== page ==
I like to describe the ego’s job as the protector. This “guy” is the part of us that stands on the bow of our relationship and frantically yells, “Ice berg!” when it sees trouble ahead. This is useful information, for sure. However, when the Ice Berg Guy is scared, he becomes erratic and impulsive and wants to grab the wheel. But he is not trained in navigation and not the guy you want haphazardly steering the ship.

That job should be left to Captain Spirit—the wise one who strategizes the best course of action in alignment with the ships circumstances, capabilities, and destination.

The Captain is creative, calm, responsible, steadfast, and quite capable of leading the ship out of harms’ way.

The problem is that the ego thinks it knows how to protect the ship best. After all, he is the one who saw the iceberg. The ego’s strategy is always to blame the iceberg for being in the way and to expect the iceberg to move. So, he typically will steer right toward it and angrily blames the iceberg when the collision happens. The Spirit on the other hand, accepts that the iceberg is where it is and realizes that the only thing that will save the ship is a course correction and takes responsibility to do so.

In addition, the ego typically waits until the iceberg looms large right in front of the ship to react. Consequently, requiring a monumental amount of change to steer the ship out of harms’ way, limiting the ability to do so unscathed.

While the Captain’s course of action is to look ahead, plot a course, see potential icebergs in the distance and strategize with wisdom. Thus, with the slightest advance adjustment to the course, the Captain can avoid the problems entirely with little or no drama.

I invite you to consider which part of yourself you are allowing to run your relationships. Notice if you wait until your situation is desperate before you seek help or decide to change course. Be aware if you blame others for being the way they are and expect them to change rather than altering your responses to them in order to bring about different results. Notice if you blame, control, yell, argue, are passive aggressive, withdrawn, revengeful, conniving, needy, desperate, jealous, possessive, distrusting, dishonest or judgmental. These are all the erratic behaviors of the ego in a misguided attempt to steer the ship. Then, notice how well that is ( or is not ) working for you.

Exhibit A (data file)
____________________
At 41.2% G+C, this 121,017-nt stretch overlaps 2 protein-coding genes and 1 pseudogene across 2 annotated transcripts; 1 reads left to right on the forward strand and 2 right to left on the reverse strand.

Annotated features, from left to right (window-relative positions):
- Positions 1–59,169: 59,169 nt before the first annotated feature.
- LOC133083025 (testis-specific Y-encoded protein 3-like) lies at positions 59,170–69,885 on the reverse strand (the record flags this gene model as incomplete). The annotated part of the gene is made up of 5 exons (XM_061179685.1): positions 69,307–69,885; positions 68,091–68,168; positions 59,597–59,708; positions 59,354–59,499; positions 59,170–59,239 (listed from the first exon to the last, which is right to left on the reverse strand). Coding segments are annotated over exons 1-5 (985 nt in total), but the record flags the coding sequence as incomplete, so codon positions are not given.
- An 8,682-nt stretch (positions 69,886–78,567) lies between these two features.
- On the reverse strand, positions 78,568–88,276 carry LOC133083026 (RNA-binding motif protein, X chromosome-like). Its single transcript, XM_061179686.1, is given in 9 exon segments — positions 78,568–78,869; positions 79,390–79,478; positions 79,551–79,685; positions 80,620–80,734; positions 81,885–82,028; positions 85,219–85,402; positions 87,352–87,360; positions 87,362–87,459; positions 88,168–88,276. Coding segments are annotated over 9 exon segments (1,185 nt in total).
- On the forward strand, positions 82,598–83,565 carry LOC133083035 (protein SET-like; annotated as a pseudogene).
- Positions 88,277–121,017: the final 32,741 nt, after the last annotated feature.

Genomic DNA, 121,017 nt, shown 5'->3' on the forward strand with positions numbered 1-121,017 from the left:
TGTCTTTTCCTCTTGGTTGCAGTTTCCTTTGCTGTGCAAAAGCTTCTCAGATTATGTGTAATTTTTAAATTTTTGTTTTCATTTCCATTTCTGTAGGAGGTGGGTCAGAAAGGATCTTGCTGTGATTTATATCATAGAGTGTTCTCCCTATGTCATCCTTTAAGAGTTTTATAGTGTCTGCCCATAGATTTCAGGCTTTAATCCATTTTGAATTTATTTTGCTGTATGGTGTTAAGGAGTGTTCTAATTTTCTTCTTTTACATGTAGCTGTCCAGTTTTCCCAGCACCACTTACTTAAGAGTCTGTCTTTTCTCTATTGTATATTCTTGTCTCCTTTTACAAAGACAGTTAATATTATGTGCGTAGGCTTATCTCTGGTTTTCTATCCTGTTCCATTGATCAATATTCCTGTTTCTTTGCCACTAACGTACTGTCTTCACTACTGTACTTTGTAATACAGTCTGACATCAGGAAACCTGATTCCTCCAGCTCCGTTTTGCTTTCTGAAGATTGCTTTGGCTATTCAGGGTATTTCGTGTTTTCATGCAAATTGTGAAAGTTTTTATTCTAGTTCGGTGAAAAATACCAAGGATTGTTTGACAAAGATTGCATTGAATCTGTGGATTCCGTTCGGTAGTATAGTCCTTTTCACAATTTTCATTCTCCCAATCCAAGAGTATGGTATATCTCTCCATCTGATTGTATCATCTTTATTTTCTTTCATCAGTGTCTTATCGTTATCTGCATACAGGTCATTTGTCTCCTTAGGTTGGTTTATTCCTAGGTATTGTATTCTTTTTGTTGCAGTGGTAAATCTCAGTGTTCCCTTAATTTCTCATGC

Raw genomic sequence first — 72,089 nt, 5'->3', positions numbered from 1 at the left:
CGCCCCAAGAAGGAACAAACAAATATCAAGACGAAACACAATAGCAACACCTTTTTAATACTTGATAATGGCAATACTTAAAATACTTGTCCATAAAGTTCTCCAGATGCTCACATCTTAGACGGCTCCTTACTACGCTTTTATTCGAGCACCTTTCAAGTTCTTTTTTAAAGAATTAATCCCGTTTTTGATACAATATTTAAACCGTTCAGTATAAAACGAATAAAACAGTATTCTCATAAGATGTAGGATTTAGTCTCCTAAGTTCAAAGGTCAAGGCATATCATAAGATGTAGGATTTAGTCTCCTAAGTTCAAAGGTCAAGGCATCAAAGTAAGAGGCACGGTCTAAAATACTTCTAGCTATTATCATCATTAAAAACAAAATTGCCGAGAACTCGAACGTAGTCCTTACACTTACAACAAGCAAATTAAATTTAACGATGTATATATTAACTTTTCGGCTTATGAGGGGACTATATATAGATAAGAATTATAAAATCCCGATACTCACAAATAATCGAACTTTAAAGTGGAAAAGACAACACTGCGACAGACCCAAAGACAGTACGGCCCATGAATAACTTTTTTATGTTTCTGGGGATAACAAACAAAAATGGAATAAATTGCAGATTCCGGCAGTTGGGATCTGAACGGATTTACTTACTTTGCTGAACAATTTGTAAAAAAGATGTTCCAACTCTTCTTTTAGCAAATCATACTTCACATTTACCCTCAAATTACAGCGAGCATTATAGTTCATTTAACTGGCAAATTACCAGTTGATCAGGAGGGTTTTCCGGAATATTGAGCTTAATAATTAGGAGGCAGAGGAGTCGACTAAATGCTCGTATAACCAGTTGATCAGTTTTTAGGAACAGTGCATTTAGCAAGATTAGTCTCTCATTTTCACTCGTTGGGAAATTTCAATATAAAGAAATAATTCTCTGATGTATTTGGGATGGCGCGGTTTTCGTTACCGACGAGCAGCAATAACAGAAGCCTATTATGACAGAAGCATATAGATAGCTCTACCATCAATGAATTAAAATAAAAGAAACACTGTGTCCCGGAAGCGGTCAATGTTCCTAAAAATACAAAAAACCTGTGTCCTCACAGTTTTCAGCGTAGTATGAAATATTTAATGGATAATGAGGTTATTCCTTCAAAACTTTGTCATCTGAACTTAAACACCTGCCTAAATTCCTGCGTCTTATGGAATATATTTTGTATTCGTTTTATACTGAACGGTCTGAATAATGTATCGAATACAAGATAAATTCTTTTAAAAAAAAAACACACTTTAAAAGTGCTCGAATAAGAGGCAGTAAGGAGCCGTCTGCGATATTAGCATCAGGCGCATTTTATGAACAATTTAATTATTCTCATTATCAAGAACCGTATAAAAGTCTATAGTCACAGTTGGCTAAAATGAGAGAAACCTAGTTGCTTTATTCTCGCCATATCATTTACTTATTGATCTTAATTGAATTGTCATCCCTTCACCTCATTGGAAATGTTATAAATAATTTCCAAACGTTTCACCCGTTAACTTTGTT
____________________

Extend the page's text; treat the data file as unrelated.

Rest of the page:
Mindfulness and responsibility are what moves the locus of control from the Iceberg Guy to the Captain.

In order to lead your relationships to safer and smoother waters, begin to be mindful of these two distinct parts of your crew.

1. Notice. Stop to remember what your destination is and which way you are actually heading. What do you truly want? What are you doing, saying, and thinking? Are those choices leading you toward the destination of a healthy, harmonious relationship? Are you expecting others to move or change in order for you to get where you want to go, or do you see that you are the one responsible for making changes?

2. Take a deep breath and put your Spirit in charge. Your spirit is wise, intuitive, creative, responsible, compassionate, understanding, discerning and present. A mere intention, along with a deep breath, can switch the control from ego to spirit.

3. Then choose your next thoughts, words, and actions in alignment with your destination.

Once I read a passage in a spiritual book that I loved. It said, “Hold fast to the pillar of God.” I meditated on that metaphor. Later that day, I was down at the harbor waiting for my boat captain husband to come in from his charter. I was leaning against a pole by the dock when I remembered the passage I had read. I reached up and grabbed onto the pillar I was leaning on as a symbolic gesture of holding onto the “pillar of God.” I then wondered, what the sign said at the top of the pillar I was clinging to and couldn’t help but to laugh out loud as I read, “Never Leave Your Vessel Unattended.” Indeed, sage advice for relationships.

“Steering The Relationship” by Eve Hogan was originally published on Spirituality & Health. To view the original article, click here.

Click here to see Rose’s tips for healthy and happy relationships

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